This Week in Water™ airs on community and public radio stations nationwide and is available in podcast networks. Want environmental news delivered to your inbox? Sign up for our newsletter.
Last Tuesday’s election was really good for the climate. Voters did not generate a massive red wave that could have swamped efforts to combat global warming. Instead, there could be an emerging green wave supporting climate action.
Among the winners was the Inflation Reduction Act (IRA) passed by Congress in August, which combines decreasing greenhouse gas emissions with economic development and supports electric vehicles and renewables. Not a single Republican voted for it. The Atlantic reports that even though the legislation may not be all that’s needed to reduce carbon dioxide emissions, it’s still the country’s first comprehensive climate law. Now, with Democrats controlling the Senate, it is unlikely Republicans will be able to obstruct President Biden’s implementation of the IRA.
This election was significant because past efforts by Democrats to fight climate change have been opposed by voters. In 1994, 53 Democrats in the House lost elections after President Clinton tried, but failed, to pass a bill that would have supported renewables and imposed a BTU tax, like a carbon tax. Democrats in the House were again defeated in 2009, after they passed a cap-and-trade bill. But the recently passed IRA does not seem to have cost a single supporter his or her seat and, as E&E News reports, there were very few political ads that even mentioned the legislation.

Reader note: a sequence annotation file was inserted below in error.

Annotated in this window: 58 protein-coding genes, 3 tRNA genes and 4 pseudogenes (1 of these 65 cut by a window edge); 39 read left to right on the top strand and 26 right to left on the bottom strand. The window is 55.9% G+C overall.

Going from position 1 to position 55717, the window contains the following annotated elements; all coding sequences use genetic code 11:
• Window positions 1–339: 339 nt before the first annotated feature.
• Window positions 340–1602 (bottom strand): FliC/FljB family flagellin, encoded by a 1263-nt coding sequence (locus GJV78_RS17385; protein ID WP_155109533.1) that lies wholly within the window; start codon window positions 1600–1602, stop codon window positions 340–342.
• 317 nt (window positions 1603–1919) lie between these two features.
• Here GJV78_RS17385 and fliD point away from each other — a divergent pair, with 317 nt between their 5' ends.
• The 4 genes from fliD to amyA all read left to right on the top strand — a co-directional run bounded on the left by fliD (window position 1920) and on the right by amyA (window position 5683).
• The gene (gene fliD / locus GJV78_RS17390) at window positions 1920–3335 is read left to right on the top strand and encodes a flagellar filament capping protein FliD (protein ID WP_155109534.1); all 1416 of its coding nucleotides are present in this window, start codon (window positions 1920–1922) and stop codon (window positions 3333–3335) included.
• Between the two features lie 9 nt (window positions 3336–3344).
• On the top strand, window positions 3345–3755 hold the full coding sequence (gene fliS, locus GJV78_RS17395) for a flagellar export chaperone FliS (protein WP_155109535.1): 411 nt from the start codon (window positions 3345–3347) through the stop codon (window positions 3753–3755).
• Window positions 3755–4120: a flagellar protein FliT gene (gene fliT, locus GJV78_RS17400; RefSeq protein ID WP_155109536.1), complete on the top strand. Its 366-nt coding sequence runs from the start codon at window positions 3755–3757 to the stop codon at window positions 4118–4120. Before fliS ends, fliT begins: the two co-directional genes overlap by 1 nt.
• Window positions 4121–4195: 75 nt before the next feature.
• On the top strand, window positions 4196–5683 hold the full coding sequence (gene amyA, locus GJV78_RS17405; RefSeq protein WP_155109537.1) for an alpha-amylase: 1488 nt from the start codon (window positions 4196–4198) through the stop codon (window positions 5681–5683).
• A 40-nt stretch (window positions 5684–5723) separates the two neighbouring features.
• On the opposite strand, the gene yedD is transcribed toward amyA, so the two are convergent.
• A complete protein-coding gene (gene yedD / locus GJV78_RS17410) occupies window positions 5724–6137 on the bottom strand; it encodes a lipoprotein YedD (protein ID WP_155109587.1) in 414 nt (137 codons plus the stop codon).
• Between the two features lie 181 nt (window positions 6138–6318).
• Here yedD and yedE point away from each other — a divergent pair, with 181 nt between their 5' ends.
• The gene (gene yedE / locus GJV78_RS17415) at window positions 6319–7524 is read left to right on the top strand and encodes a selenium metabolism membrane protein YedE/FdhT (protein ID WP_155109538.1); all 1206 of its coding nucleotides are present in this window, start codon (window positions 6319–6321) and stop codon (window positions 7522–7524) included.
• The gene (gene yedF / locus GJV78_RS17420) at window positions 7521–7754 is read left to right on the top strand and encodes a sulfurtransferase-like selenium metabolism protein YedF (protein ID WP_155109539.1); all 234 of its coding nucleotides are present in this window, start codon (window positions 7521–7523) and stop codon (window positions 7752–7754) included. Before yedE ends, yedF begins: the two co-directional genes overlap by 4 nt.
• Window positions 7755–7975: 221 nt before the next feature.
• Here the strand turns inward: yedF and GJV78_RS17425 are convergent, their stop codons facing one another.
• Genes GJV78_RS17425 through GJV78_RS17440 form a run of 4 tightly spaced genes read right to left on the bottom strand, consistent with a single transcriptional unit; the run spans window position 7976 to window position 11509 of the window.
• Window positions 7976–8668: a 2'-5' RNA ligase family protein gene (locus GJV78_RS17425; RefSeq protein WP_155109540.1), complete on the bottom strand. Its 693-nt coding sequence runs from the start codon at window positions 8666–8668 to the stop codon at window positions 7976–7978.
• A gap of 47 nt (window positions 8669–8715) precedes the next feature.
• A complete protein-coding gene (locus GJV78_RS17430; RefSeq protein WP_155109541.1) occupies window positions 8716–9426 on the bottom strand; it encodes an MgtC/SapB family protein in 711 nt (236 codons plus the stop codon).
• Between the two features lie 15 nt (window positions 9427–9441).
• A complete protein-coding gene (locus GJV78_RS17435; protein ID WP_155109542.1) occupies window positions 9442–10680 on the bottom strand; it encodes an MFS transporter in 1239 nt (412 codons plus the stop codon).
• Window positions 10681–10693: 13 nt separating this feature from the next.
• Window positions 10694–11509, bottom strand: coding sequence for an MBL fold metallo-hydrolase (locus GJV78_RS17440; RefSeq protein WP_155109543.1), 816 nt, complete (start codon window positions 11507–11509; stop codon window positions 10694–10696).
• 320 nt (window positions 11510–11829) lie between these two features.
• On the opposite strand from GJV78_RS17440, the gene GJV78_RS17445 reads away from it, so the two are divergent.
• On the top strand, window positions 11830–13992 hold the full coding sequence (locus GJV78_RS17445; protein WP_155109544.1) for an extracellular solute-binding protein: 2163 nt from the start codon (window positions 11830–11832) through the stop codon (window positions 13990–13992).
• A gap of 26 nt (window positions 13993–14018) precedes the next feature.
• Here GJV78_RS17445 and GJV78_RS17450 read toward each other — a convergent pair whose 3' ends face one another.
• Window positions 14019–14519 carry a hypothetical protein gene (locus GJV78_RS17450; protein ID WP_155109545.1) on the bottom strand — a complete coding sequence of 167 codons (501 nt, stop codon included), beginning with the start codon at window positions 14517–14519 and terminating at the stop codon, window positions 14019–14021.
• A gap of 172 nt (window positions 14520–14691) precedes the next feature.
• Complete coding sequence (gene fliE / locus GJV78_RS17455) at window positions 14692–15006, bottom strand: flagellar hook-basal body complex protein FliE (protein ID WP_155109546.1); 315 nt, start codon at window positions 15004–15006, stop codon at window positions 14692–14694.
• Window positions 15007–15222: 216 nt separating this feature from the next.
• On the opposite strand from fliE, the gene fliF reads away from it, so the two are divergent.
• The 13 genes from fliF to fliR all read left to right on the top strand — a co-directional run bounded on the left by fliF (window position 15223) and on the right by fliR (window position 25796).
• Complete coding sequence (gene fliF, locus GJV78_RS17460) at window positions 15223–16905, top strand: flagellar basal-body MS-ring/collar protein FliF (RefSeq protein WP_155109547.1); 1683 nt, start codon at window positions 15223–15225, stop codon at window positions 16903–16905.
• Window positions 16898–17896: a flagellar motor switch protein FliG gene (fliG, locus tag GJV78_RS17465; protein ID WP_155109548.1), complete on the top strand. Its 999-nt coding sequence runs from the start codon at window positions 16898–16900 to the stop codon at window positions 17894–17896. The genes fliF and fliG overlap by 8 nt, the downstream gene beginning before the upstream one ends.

In addition, voters in New York passed a proposal that will spend $4.2 billion on water infrastructure, climate change mitigation, and environmental projects—all while adding 100,000 jobs. They also kept Gov. Kathy Hochul, instead of her challenger, Republican Lee Zeldin, who had pledged to lift a ban on fracking.
Democratic governors who support combating climate change were elected in ten states, including Wes Moore of Maryland, who put climate change at the center of his campaign. In Massachusetts, the Democratic attorney general, who sued ExxonMobil for misleading about global warming science, was elected governor.
New Mexico is now the country’s second largest oil-producing state, but in congressional races voters replaced a Republican with a Democrat and re-elected two backers of the IRA. In Colorado, a Democrat was elected in the new 8th Congressional District, which includes much of the state’s oil and gas activity.
In the first of two weeks of the COP27 climate conference in Egypt, the talks were focused on keeping warming to 1.5 C —and they included a warning about the risk of not succeeding. UN Secretary-General António Guterres implored world leaders to act saying, “We are on a highway to climate hell with our foot still on the accelerator.”